Carry on creating
A view from Andy Nairn

Carry on creating

Once upon a time, there were three villages in a valley. And within these three villages, there were three tribes.

Occasionally they squabbled over whose beliefs were best but generally they lived happily together, side by side. The sun shone, the crops thrived and there was enough food for everyone. The villages prospered.

Then one day, something very troubling happened. An unfamiliar shape appeared on the horizon. It was difficult to make out exactly what it was. Some of the villagers said it was an evil robot with super-human powers, others that it was a savage monster with insatiable demands, and still more that it was a wicked genie with cunning tricks.

But whether they called it "Big Day-Tah", "The Konsuma" or (the foulest name of all) "Kay-Gen-Tse" they all agreed on one thing – the creature appeared to be coming straight towards them, in a menacing fashion.

In the first settlement, the people were consumed by terror. The Panickers (as they were known) stopped what they were doing and pointed at the horizon, wailing and screaming. The village elders embellished the beast, inventing terrible new features and imagining terrible new powers.

The commoners hurriedly wrote their own obituaries. Parents scared their children, and traders warned merchants not to visit. One day, their frenzy of fear reached such heights that the entire village died of fright.

In the second settlement, the people were made of sterner stuff. The Talkers (as they were known) also stopped what they were doing and pointed at the horizon. But they spoke eloquently, instead of wailing and screaming.

The village elders gave great orations, preaching the need to be brave and urging people to stand their ground. The commoners flexed their muscles, in public places. Priests delivered rousing sermons and bards wrote stirring sagas. Words flowed but actions were less forthcoming. One day, the torrent of rhetoric reached such a volume that the entire village was drowned in a deluge of good intentions.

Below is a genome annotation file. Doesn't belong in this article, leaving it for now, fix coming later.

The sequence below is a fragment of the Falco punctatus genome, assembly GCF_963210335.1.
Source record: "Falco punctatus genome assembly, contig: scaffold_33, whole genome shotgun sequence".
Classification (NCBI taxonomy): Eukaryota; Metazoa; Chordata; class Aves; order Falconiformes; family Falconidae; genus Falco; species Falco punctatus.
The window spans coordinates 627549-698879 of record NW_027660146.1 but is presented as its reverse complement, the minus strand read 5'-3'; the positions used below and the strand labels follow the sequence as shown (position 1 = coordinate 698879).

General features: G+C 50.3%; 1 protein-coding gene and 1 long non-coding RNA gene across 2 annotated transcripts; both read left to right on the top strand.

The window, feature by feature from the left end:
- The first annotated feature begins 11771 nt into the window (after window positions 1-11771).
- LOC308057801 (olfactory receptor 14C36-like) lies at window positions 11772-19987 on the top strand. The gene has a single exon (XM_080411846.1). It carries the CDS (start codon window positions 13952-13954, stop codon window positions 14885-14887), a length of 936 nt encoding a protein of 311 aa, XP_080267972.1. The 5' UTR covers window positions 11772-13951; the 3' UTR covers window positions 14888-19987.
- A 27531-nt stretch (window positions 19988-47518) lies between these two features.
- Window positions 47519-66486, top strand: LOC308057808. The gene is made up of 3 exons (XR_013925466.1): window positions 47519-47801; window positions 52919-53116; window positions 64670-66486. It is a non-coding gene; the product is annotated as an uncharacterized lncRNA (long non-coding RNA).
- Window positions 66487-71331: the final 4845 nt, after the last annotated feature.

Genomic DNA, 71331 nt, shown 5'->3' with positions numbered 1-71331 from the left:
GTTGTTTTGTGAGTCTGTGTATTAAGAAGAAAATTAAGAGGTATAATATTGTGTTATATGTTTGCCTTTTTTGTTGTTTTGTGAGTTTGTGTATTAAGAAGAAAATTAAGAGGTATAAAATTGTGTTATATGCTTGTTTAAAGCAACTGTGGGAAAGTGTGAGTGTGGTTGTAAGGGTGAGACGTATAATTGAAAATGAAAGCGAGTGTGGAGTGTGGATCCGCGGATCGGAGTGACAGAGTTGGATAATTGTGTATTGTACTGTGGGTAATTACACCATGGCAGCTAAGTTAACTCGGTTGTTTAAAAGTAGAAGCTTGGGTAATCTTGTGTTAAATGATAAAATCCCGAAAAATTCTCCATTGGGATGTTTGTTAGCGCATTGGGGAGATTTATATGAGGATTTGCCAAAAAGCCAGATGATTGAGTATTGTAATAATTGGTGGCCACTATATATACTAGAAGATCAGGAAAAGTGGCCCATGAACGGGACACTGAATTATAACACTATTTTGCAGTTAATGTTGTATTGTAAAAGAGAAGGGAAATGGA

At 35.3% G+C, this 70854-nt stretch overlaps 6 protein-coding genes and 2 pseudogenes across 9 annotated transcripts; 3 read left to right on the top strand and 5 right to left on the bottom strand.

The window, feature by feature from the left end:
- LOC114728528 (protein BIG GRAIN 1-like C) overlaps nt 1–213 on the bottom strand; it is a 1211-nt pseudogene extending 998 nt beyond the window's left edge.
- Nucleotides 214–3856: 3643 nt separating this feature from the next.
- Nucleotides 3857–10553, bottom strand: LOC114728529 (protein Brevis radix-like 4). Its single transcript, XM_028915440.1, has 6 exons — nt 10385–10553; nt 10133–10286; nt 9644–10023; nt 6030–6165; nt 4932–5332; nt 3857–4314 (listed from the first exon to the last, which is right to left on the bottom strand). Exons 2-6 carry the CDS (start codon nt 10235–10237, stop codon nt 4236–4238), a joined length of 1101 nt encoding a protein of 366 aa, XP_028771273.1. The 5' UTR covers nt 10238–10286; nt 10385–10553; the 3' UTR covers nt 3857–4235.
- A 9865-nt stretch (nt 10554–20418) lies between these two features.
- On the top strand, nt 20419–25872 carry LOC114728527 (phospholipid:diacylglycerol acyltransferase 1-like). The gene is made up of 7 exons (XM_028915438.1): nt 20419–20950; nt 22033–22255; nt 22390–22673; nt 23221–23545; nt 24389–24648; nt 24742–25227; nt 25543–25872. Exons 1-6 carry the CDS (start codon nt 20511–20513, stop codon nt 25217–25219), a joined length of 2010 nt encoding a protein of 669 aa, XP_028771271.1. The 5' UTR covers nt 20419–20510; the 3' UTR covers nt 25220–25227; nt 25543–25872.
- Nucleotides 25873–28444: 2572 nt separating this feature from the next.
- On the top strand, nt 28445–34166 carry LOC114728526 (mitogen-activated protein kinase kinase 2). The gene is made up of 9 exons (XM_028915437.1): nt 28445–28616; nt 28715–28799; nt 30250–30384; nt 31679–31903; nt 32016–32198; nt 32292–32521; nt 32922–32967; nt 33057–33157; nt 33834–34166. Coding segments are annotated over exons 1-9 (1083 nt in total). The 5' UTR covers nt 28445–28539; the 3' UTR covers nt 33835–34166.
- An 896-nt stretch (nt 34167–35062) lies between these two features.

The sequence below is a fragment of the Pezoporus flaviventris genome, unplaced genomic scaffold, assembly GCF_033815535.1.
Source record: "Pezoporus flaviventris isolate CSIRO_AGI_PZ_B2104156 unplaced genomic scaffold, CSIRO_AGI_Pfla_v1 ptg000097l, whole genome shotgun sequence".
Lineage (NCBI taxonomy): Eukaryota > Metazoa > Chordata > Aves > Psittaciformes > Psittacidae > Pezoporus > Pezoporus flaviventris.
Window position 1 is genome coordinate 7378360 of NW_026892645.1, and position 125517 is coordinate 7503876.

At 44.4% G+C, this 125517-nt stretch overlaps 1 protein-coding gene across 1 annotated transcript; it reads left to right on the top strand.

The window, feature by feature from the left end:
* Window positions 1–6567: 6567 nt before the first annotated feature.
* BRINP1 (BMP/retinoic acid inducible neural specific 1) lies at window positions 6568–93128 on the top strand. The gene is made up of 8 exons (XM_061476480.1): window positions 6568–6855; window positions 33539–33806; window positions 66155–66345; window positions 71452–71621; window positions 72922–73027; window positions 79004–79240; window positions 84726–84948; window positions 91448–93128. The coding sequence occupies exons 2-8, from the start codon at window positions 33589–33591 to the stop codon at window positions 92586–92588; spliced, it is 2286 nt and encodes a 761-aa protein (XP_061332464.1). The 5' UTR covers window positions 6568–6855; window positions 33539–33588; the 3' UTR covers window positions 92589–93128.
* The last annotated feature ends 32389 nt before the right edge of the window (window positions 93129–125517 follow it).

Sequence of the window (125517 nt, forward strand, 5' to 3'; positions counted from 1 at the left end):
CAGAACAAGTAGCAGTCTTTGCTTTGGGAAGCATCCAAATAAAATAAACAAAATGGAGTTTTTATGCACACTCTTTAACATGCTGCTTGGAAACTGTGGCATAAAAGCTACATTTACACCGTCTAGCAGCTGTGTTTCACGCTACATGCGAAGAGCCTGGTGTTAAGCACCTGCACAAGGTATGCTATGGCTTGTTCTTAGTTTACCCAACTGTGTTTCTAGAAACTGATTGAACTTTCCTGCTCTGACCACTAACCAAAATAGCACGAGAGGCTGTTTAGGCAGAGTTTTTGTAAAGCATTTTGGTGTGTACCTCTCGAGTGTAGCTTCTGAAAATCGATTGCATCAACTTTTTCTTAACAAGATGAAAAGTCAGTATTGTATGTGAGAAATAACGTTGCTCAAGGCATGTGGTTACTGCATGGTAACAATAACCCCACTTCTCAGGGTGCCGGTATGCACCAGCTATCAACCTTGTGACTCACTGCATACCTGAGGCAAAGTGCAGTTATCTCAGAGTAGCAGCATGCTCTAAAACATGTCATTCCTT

Finally, in the third settlement, the people didn’t flinch – or waste their breath on empty words. The Creators (as they were known) just kept on making stuff – bigger, better, faster, smarter, funner, cooler stuff than ever before. Stuff that could disarm the most ruthless robot, satisfy the most demanding monster and charm the most cunning genie.

The village elders smiled, as they had seen off similar beasts before. The commoners beamed as they made full use of their imaginations. Artists rejoiced at all the new canvases they had to paint on, while craftsmen embraced their many new tools.

One day, they looked up from their work and they noticed that the beast seemed to have completely disappeared from the horizon.

Looking back, nobody knew quite how this had happened. Some said the demon had felt defeated and had gone off to haunt another land. Others that it had never meant any harm and had gone on to settle peacefully in the village. Still more that the whole thing had been a figment of their imagination. But everybody agreed on one thing – the best way to deal with such threats in future would be to keep on creating, rather than panicking or talking (especially in the form of laboured metaphors).

Andy Nairn is a founding partner of Lucky Generals